June 2011, Madrid Spain. Photo by Louie Dean Valencia García.

Tahrir Square in Cairo, the Puerta de Sol in Madrid, Syntagma Square in Athens, Bloombergville in New York City, and the current “street riots” in London have been only some of the sites of dissent in which young people have attempted to counter perceived injustice embodied by dictators, self-interested politicians and insatiable corporate and financial institutions. The global economic system is under extreme pressure, and these dissenters are not just reacting to the uncertainty; they are taking advantage of it in an attempt imagine a more “democratic” world.

While it is in the Middle East and Europe that disenfranchised young people have most recently demonstrated the power of dissent, this is not a peril from which the U.S. is exempt. With more austerity measures looming, young Americans who grew up believing that a college education and good grades would secure their futures are finding out that the meritocratic ideal does not necessarily hold true. Many more are discovering that a university education is completely out of reach. With approximately one percent of Americans holding 40 percent of the nation’s wealth, along with consistent double digit unemployment rates for young Americans under 25, it is foolish to believe that such an uprising could not occur in the United States.

Not four years ago, a generation was promised “change.” This generation has since become estranged from political parties; however, they are not apolitical. They constantly share political commentaries on Facebook and Twitter; they read books such as Tony Judt’s Ill Fares the Land; former French diplomat, resistance fighter and concentration camp survivor Stephane Hessel’s Time for Outrage: Indignez-vous!; and The Coming Insurrection by the Invisible Committee, which has enjoyed enormous success on Amazon over the past year. These books threaten what Hessel calls “peaceful insurrections,” as well as a more extreme insurrection foretold by the Invisible Committee. We are already seeing both scenarios abroad.

What started off as an “Arab Spring” has inspired the first “glocal youth movement”—a global manifestation with local variants. Dissidents worldwide are inspiring each other through online communities, taking over public squares and streets, attracting like-minded individuals, and then organizing assemblies, actions and projects. They are not rebels without a cause; they are “indignant” activists who intend to subvert an oppressive global economic system. These young people are asking fundamental questions such as “Why is there such disparity?” and “How can we fight forces that inhibit democracy?” The reappropriation of these public spaces has had varied results. In the Middle East, dictators have been overthrown. In New York, settlers have been arrested and charged with “disorderly conduct.” In London, they are vilified and called “hoodlums.” While some oppose dictators, and others oppose politicians and bankers, what all of these movements are fighting against is capitalist and patriarchal oppression.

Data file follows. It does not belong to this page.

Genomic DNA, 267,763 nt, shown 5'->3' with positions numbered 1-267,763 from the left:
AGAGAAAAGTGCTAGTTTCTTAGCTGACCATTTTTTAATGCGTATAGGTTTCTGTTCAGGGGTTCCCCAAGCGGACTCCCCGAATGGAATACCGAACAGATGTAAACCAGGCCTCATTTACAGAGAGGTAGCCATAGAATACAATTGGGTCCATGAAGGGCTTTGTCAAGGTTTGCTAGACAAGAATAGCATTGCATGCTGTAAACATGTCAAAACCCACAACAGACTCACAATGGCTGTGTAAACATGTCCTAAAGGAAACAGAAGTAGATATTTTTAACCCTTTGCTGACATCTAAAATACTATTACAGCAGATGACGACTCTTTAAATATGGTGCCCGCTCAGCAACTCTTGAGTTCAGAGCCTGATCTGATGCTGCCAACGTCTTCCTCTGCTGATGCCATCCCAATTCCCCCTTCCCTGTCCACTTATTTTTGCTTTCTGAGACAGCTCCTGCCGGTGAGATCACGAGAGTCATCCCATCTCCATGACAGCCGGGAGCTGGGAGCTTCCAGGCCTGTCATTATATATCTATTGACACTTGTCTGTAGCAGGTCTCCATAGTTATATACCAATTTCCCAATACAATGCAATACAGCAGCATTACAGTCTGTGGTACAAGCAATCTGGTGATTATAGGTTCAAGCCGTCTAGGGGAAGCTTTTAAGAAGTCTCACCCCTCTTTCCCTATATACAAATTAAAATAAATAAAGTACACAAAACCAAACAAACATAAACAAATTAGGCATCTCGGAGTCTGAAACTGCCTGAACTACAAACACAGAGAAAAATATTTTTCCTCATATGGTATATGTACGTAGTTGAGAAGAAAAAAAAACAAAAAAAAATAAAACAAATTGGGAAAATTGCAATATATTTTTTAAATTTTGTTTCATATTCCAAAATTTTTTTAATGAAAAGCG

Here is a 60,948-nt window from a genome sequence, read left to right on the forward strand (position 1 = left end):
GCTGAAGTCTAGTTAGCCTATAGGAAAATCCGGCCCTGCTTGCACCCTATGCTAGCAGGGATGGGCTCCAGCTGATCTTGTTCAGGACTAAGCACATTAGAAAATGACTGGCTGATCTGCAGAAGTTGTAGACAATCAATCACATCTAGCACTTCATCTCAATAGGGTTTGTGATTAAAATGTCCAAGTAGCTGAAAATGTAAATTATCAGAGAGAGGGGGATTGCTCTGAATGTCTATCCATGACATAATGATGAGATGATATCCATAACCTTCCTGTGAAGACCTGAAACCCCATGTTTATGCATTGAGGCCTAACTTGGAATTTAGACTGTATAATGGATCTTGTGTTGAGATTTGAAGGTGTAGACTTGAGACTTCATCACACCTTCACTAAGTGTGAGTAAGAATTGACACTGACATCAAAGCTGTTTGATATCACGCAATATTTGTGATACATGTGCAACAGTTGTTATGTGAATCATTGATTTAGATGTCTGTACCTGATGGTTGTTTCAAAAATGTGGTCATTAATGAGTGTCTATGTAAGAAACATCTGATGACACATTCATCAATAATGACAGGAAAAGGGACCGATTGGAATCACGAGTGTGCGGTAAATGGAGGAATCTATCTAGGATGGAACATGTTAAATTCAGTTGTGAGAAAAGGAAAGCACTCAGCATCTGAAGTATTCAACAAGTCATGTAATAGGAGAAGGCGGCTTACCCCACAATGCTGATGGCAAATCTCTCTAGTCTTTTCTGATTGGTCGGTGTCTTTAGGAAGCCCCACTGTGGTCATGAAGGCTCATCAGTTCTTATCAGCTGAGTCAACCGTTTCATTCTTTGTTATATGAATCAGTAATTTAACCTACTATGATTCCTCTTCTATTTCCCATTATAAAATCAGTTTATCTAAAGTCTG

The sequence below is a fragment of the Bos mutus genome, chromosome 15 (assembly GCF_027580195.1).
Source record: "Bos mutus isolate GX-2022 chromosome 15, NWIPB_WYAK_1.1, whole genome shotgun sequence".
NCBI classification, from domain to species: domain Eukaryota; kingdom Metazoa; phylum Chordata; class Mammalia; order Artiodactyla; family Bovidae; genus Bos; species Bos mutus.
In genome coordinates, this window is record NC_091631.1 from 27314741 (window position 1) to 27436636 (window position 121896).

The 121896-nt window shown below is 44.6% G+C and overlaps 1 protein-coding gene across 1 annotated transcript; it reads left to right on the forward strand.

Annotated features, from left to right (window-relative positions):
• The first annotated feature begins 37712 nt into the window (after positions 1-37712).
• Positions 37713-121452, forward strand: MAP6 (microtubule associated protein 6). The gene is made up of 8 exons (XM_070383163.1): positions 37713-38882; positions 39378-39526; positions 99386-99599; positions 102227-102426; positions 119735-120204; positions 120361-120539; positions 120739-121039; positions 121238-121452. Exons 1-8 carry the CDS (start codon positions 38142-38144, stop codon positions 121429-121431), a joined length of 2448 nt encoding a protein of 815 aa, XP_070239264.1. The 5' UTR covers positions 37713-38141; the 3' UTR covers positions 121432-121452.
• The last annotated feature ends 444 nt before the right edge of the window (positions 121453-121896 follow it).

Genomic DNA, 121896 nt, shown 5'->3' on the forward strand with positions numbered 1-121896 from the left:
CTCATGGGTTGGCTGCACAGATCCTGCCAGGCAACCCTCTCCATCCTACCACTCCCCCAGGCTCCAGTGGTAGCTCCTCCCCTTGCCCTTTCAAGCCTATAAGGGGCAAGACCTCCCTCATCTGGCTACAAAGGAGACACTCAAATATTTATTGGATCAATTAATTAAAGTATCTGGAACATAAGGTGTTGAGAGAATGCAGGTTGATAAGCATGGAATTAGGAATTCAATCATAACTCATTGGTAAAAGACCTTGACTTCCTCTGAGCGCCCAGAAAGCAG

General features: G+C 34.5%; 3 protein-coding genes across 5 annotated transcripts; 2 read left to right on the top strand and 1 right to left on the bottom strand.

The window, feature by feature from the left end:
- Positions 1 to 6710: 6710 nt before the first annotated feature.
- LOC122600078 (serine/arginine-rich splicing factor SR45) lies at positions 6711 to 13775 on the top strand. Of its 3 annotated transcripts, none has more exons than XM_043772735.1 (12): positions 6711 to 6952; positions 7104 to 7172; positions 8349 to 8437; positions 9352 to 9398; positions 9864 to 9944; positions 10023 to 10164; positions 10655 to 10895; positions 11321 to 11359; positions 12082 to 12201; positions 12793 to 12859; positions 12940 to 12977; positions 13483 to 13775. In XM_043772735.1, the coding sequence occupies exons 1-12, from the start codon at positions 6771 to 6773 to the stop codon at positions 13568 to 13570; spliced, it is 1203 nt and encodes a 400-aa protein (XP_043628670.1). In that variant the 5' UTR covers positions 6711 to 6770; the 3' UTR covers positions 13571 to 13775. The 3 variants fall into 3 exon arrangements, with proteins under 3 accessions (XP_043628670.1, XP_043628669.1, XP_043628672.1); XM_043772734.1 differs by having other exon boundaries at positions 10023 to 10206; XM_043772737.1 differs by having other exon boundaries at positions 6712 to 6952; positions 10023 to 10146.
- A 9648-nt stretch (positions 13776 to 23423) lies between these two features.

One BBC reporter accused the young Londoners of “mindless, brainless work of people committing arson.” This is an over-simplification. The riots are the product of marginalization and hopelessness. The cause of these riots is not mindless, but rather expresses the desperation felt by those who are most affected by the austerity measures and feel there is no other way to have their “voice” heard. This is a battle between the haves and the have-nots—and there are decidedly more have-nots in this world.

In Madrid, the “15th of May” movement, a very different variation of this glocal youth movement, has demonstrated the discipline and hope of the young “participants.” While some have called this movement “vague,” it is shockingly comprehensive and detailed. The movement is composed of commissions that organize the functions of the movement (legal, action, activities, neighborhood, national, international, infrastructure, etc.) and specialized “work projects” ranging from culture, education, politics, economy, animal rights, environment, social work, feminist, gender and sexuality issues, science and technology, religion, and migration, to name a few. As politics become more polarized, young Spaniards are searching for new options; they are holding assemblies and are experimenting with how a democracy ought to function in the 21st century. Participants submit proposals and have a vote in the decisions of the movement.

Currently, hundreds of thousands of Spaniards are connected via email lists and Facebook, creating a network of people that can quickly be activated. While news reports and politicians would have the general public believe that the encampments at the Puerta de Sol have dispersed, any visitor to the plaza can see that the indignant dissenters continue active in the plaza, and have even built elaborate shelters in attempt to establish permanency. “Punto Sol,” or Sun Point, acts as a hub to organize international and city-wide assemblies, public demonstrations, workshops, art projects, music and street theatre that attempt to disrupt everyday life with simple demonstrations of democratic discourse.

Let this be a warning. Unlike many young people in the U.K., the Spanish activists still have hope in their socialist government and their capacity to change it. If financial institutions no longer have faith in politicians’ ability to lead, what will happen when Americans give up? The global financial crisis has incited a new sort of activism, which could soon jump over the pond. We do not yet know what young Americans are capable of doing. These will not be just angry, rebellious kids; they will be indignant activists who have nothing to lose.